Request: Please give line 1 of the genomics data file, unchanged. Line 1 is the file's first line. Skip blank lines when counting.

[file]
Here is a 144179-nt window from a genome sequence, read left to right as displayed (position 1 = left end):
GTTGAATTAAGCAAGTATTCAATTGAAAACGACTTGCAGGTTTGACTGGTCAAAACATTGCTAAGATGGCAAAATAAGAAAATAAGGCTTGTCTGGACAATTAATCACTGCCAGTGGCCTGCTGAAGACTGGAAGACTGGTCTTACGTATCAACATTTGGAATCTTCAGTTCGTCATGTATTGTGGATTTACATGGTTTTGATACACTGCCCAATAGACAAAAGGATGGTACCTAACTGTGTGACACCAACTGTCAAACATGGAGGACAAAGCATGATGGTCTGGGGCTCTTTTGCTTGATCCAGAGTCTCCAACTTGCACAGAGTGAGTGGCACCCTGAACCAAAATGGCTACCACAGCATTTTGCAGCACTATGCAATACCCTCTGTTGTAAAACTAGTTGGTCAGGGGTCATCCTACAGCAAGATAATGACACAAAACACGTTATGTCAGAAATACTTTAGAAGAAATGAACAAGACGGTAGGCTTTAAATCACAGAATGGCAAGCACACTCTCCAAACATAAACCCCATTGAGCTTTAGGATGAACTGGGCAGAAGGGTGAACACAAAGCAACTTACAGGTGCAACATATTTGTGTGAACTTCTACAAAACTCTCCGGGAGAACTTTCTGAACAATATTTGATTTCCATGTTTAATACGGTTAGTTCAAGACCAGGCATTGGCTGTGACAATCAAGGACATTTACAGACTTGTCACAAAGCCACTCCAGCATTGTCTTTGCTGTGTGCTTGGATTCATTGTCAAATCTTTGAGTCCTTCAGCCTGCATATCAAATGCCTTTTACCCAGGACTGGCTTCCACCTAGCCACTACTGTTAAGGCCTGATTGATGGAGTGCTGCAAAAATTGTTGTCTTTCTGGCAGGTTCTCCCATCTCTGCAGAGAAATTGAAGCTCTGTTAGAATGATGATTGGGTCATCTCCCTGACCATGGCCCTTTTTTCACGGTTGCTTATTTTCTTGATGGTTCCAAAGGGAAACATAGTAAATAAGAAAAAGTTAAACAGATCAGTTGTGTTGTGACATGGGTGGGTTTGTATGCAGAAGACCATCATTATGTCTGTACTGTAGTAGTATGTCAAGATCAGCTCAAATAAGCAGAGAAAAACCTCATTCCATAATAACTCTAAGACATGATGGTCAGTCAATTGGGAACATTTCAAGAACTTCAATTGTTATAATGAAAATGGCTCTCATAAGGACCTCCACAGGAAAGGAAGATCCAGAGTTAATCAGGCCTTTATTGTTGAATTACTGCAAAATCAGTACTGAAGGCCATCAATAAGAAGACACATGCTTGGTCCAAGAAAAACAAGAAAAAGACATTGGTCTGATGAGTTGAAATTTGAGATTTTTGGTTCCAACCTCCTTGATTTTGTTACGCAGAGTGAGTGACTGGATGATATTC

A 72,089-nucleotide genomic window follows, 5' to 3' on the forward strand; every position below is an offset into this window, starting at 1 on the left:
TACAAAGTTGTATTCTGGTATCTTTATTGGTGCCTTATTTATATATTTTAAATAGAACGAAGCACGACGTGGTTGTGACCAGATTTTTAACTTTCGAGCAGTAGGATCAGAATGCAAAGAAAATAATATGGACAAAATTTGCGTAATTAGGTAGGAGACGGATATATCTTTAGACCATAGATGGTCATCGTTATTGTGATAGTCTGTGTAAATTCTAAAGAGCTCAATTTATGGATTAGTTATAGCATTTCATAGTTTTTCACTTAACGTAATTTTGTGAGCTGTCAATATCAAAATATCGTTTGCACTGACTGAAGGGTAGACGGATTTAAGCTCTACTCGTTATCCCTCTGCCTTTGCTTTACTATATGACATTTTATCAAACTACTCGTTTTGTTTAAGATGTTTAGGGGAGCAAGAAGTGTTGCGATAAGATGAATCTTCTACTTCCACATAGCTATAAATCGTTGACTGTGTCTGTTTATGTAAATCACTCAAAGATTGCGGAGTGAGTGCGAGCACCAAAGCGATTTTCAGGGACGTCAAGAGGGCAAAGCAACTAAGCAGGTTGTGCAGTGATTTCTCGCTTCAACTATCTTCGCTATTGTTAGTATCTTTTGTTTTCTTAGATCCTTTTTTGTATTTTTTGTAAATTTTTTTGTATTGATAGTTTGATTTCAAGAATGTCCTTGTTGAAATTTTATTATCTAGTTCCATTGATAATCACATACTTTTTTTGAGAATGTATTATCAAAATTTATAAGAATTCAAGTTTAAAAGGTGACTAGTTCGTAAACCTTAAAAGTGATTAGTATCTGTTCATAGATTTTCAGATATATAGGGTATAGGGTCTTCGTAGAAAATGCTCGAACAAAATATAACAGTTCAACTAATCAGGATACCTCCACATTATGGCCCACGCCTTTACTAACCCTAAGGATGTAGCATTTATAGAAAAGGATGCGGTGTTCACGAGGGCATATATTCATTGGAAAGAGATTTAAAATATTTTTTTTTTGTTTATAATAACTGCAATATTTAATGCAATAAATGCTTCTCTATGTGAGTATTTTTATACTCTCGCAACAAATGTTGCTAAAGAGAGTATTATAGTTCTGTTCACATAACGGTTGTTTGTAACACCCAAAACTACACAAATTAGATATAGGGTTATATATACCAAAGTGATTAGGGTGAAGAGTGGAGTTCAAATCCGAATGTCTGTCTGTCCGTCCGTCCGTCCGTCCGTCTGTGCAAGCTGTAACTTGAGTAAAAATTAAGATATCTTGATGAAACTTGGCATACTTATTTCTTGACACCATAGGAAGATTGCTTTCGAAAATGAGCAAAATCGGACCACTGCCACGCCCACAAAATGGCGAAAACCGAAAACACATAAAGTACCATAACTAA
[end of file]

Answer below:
Here is a 144179-nt window from a genome sequence, read left to right as displayed (position 1 = left end):